Business Loan Vs Overdraft - Business Loan Blog - Tata Capital

Business Loan

Business Loan vs Overdraft

Mar 07, 2017

Finance is the lifeblood of a business. Firms need cash to start a business, repay investors and to expand. Finance is also needed to meet expenses, develop new products and enter new markets. The day-to-day operations of a business need funds as well. Businesses may, therefore, need additional sources of finance. They may arrange funds either through business loans or overdrafts.

What are Business Loans?

In simple terms, business loans are long-term arrangements where the applicant receives an agreed amount upfront in return for paying the amount in installments over period of time with interest. The amount of interest and EMIs may be calculated with the help of a business loan EMI calculator.

An enterprise may need money to maintain its operations, invest in research and development, and to increase the number of branches, besides many other reasons. Business loans facilitate the expenses for these activities. The biggest advantage of a loan is that it does not have to be repaid by the business owner if the company fails, as loans are lent to the corporate entity, not to the owner. In case the business is liquidated, the amount is used to pay back the borrowed loan. Entrepreneurs often keep this aspect in mind while applying for business loans.

What is an Overdraft?

Businesses may encounter unforeseen events and unexpected expenditure. To fund such expenses, enterprises may need short-term funds at short notice. An overdraft helps to ensure that funds are immediately available, should the unexpected happen. Depending on the amount of overdraft required, firms have to provide security, such as tangible fixed assets or personal guarantees.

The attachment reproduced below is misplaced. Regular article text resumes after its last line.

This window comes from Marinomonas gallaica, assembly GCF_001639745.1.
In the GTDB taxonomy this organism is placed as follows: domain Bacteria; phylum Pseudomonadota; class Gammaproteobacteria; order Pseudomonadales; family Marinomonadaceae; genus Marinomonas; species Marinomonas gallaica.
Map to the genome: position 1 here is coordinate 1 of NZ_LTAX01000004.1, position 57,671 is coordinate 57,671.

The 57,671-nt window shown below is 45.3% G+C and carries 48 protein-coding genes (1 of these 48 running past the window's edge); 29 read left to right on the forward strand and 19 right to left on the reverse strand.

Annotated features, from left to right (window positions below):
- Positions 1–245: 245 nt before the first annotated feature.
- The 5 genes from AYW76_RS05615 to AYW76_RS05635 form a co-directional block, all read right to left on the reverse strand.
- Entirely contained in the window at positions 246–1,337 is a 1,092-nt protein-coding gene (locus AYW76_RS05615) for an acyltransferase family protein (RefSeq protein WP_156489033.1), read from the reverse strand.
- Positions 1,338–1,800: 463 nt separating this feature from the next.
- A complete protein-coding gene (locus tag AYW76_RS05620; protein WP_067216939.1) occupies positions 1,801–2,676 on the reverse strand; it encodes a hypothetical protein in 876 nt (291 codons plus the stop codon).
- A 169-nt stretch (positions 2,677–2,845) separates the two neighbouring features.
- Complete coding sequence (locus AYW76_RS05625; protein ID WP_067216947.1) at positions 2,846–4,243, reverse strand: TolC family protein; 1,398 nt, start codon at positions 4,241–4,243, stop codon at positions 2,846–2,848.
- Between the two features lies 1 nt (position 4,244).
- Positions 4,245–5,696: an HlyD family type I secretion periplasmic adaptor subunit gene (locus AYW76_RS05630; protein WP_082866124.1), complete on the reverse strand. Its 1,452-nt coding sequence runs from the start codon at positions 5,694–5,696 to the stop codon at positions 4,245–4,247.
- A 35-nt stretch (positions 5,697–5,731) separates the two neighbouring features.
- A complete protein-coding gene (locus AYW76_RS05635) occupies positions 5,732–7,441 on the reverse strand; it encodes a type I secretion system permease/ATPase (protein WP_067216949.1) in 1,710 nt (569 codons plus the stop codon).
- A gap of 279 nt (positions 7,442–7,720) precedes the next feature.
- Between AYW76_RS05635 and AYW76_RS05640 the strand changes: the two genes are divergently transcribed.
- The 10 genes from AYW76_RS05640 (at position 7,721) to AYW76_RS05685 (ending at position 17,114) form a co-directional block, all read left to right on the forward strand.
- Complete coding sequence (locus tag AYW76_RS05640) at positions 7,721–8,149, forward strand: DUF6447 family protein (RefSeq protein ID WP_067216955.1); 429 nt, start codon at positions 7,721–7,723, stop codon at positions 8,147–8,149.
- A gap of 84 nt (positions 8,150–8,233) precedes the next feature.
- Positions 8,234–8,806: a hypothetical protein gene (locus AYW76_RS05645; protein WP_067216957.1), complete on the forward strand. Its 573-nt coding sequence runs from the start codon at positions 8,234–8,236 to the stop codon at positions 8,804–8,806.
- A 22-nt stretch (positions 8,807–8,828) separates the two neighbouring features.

Businesses are given a maximum limit of withdrawal against an overdraft. If the amount withdrawn exceeds the limit, then additional fees may apply. In such cases, businesses may also have to pay higher interest rates.

Bank Loan VS Overdraft

The main difference between the bank loans and overdraft is the time frame. Loans are long-term arrangements, while overdrafts are used for short-term funding requirements. Loans allow businesses to borrow larger amounts. In overdrafts, businesses can borrow up to the overdraft limit. Taking a loan makes cash flow planning more predictable. This is because businesses know the time and the amount that they are repaying. The scenario with overdrafts is different. Banks may change the limit at any given time and many even ask for the amount to be paid back sooner than expected.

Overdrafts, too, have their advantages over loans. They are flexible, which means that businesses may change the amount they wish to borrow, within limits. Moreover, the interest paid is limited to the amount that is used and not the entire overdraft limit. Also, there is no fixed tenure for an overdraft. Businesses may close the overdraft any time they wish.

Commercial loans and overdrafts are common means of enterprise financing. They are an effective and simple method of financing growth and expansion. It is essential to identify which form of financing to use in the course of business. Using the right form is the elixir that helps enterprises grow, expand and develop.